Three Music Documentaries to Check Out

Caught three interesting music documentaries at this year’s South by Southwest Film Festival that are worth keeping an eye out for.

Movie: ‘The Ecstasy of Wilko Johnson’

English rock guitarist and songwriter Johnson is even less than a cult figure in America – well likely better seen if not quite known here for his mute yet compelling acting debut as executioner Ilyn Payne in Game of Thrones – for his work with the band Dr. Feelgood and leading is own group, No matter (though the glimpses of his music here show a wonderful and special musical talent). Director Julian Temple has used Johnson’s diagnosis of fatal cancer to create a gripping and imaginative movie about facing mortality, and how his subject dealt with his impending demise is the potent core of this story. It’s also a work of cinematic homage that refers to and pulls in clips from other films as well as literature and poetry into a dazzling movie that goes beyond being a mere documentary. Icing on the cake is that Johnson gets a corrected diagnosis towards the end of his year in which he is supposed to die and an unprecedented operation that saves his life.

Movie: ‘Sir Doug and the Genuine Texas Groove’

Not the first doc I’ve seen on someone I have known (nor the last; see below), but a damn fine one on a musical artist of such broad and deep talent as well as a unique personality (to say the least) who merits far wider recognition. Noted Texas music journalist and author Joe Nick Patoski knew subject Doug Sahm better than I did, and he smartly focuses on what made this idiosyncratic character and musical quantity tick: “the groove,” be it musical, in life and locational plus spiritual and more. In between Sahm’s debut national hit in 1965 as leader of the Sir Douglas Quintet and his late in life run as the core of the Texas Tornados – his biggest successes – he created a plethora of amazing music that runs across a gamut of styles as well as fused them in myriad ways. And lived a unique and fascinatingly individual life before passing at 58. As a longtime fan of Sahm who came to be one of his many friends, I can attest that Patoski’s film does the man justice.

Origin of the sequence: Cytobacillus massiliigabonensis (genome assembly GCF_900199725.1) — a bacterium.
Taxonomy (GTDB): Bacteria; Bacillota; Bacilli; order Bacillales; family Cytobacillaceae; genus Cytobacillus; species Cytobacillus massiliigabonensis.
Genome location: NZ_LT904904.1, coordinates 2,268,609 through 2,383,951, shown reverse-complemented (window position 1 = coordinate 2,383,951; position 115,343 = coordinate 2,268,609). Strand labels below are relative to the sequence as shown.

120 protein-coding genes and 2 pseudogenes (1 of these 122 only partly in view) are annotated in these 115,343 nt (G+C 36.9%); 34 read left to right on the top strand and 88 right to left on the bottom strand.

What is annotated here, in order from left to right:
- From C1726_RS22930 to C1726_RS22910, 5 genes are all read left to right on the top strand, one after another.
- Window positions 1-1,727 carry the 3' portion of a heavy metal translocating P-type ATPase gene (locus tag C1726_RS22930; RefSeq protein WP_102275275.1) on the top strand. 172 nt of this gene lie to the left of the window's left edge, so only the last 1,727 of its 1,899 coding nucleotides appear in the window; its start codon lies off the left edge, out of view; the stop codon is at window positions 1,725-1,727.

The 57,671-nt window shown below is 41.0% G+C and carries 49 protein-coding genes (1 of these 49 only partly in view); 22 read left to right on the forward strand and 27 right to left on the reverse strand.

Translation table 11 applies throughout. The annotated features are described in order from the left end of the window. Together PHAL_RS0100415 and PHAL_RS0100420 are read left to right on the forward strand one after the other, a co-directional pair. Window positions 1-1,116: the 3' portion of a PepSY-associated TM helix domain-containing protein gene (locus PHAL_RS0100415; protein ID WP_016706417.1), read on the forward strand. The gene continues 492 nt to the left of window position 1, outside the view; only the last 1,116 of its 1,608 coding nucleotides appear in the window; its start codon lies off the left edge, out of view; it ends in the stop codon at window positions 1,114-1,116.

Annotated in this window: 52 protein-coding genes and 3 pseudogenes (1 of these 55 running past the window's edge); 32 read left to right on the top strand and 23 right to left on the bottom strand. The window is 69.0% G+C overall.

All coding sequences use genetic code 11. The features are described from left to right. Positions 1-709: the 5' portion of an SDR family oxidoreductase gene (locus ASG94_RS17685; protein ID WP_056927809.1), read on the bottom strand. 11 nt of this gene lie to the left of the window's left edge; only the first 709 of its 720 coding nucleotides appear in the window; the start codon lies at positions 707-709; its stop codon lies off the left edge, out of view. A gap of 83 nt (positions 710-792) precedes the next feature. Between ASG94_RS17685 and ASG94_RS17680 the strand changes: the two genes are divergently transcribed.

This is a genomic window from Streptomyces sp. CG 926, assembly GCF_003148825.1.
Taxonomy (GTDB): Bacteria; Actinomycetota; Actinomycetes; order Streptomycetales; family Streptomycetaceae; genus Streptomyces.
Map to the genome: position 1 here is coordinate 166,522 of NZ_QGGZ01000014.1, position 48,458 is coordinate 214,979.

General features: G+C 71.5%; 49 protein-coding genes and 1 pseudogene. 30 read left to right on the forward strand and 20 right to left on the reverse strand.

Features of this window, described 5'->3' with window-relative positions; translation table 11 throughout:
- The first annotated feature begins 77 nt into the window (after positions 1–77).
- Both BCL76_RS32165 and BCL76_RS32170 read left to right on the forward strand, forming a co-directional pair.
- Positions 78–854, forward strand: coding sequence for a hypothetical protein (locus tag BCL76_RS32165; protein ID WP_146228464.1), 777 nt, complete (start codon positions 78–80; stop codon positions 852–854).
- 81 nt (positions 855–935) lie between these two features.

Movie: ‘Danny Says’

You couldn’t be involved in the music business and scene in New York City from the 1960s on without knowing of if not knowing, as I did, Danny Fields. In the underground and cutting-edge rock community, Fields had a Zelig-like ubiquity. But unlike the Woody Allen character, he made things happen. From his involvement with Andy Warhol’s Factory and the Velvet Underground and Nico to signing the MC5 and Iggy & The Stooges to record deals, doing publicity for The Doors and other acts, editing magazines, managing The Ramones – who recorded a song about him from which the film’s title is taken – and more, Fields was at the center of an ongoing major cultural shift.

Additional qualities such as lonely youth as an intellectual prodigy, early openness and security in his self as a gay man and sweet loving attitude about all the people he has worked with and the life he has lived along with his winning charm in this lively melange that draws from his voluminous personal archive and historical footage alongside commentary from many who know him should help earn Fields the deserved note he helped bring to many others.

From The Progressive Populist, May 15, 2015


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